Q From Nicholas Taylor, Raleigh, North Carolina: Could you please, please, please, sir, shed some light on a question that plagues my colleagues and me in the information technology world? What in the world is the correct past tense of to troubleshoot? Just how did this vexing and vaguely silly verb troubleshoot come about, anyway, and get slapped all over my noble profession and others? Did someone once go around shooting everyone who caused them trouble, inspiring others to at least verbally follow their example?
A To judge from Google, troubleshot is by a factor of about 3:1 more common than the alternative of troubleshooted. That’s very reasonable; the usual rule is that in a compound the past tense follows that of the base verb, here “shoot”. The troubleshooted version arises from people taking the verb as being a new regular weak verb.
(“Weak” here is just grammarians’ jargon for a verb that forms its past tense by adding -ed or -t to the stem, as opposed to a strong verb, which changes the vowel inside the stem, as drive changes to drove or break to broke. Strong verbs, of which there are only about 70 in the language today, are leftovers from massive changes in structure in the Middle English period. They survived because they are common. New verbs are always weak.)
The oldest form in the records is trouble-shooter from the start of the twentieth century (my earliest example, from a newspaper in Iowa, is from August 1904: “A. L. Pels, ‘trouble shooter’ for the Bell Telephone Co., visited at Geo. Dewell’s the past week.”) It seems to have been jargon of the early telephone business.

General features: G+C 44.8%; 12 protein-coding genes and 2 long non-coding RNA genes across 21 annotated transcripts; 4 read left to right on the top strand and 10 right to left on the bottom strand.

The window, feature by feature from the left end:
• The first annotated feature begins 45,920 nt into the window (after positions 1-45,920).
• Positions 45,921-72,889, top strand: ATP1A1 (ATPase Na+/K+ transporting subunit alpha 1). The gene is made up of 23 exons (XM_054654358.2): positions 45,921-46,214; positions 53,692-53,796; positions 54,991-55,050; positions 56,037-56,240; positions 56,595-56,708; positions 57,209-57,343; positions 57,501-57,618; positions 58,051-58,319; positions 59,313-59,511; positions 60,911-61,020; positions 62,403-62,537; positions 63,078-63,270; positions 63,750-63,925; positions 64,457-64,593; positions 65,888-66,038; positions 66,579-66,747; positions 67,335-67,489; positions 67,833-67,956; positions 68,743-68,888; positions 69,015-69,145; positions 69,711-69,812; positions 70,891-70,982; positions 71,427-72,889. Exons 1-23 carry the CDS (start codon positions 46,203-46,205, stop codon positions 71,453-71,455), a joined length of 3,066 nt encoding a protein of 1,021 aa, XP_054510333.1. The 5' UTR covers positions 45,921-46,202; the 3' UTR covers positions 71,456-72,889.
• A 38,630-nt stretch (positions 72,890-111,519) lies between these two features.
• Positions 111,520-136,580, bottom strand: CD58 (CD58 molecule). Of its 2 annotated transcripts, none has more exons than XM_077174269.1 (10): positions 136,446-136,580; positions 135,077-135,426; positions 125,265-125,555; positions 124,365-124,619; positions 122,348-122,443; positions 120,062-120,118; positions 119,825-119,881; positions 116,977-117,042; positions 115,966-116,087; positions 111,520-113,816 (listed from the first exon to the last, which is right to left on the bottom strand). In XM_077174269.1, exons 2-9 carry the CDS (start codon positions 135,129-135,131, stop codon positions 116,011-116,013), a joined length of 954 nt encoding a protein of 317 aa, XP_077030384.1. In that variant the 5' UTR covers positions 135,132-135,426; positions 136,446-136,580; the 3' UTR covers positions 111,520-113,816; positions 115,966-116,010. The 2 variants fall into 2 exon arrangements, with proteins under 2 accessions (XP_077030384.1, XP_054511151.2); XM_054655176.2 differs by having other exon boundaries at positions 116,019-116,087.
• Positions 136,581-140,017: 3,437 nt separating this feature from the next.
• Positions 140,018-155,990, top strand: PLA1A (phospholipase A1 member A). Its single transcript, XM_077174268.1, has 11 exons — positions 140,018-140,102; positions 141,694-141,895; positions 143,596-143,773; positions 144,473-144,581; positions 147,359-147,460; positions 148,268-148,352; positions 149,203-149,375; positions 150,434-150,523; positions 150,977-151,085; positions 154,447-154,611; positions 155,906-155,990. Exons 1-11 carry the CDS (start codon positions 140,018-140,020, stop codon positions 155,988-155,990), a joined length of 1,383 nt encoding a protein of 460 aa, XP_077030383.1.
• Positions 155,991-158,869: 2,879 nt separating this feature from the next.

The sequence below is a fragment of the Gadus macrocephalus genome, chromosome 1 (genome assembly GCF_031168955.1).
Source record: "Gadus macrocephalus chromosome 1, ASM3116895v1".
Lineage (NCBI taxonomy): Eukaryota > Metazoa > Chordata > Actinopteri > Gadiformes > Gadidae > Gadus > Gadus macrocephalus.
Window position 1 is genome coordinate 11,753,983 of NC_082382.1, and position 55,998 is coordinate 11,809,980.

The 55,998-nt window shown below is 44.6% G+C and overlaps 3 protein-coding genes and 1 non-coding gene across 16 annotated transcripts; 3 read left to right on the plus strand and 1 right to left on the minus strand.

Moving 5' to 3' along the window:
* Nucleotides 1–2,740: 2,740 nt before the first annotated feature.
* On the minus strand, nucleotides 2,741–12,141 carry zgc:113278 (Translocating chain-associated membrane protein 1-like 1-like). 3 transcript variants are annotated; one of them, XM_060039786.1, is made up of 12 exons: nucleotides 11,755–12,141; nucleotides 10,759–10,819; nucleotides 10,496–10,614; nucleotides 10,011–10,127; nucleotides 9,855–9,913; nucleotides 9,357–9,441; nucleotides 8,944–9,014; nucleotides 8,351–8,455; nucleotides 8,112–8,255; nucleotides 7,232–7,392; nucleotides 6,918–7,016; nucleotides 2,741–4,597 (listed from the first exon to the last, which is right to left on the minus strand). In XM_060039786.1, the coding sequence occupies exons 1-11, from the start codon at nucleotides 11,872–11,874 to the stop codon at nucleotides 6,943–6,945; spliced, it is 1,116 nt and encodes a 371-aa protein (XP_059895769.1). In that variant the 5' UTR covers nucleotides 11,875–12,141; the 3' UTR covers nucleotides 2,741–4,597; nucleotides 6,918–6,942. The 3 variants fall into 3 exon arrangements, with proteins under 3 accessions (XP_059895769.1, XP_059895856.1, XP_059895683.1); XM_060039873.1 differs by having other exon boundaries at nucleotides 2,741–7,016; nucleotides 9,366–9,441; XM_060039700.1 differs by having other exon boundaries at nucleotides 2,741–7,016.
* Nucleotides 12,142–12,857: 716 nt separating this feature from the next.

It’s based on a rather older slang sense of shoot, to discard or get rid of, of which the earliest form is to get shot of something, which dates from the beginning of the nineteenth century. An alternative version is characteristically American, of which an example from 1884 in the Oxford English Dictionary is: “If I had all the cash he takes in to-night, I’d buy an island and shoot the machine business.” It often turned up as shoot that, a mild imprecation, especially as shoot that hat!
The next step might have been to form the verb to shoot trouble in the sense of disposing of, dealing with or generally getting rid of trouble. Oddly, the records don’t show this form turning up until recently as a humorous reversal of troubleshoot. The first recorded form after trouble-shooter is trouble-shooting for the process. The verb to troubleshoot doesn’t appear until the late 1930s, which means it may have been a back-formation from trouble-shooter, the -er ending suggesting to people that there ought to be a verb to go along with it.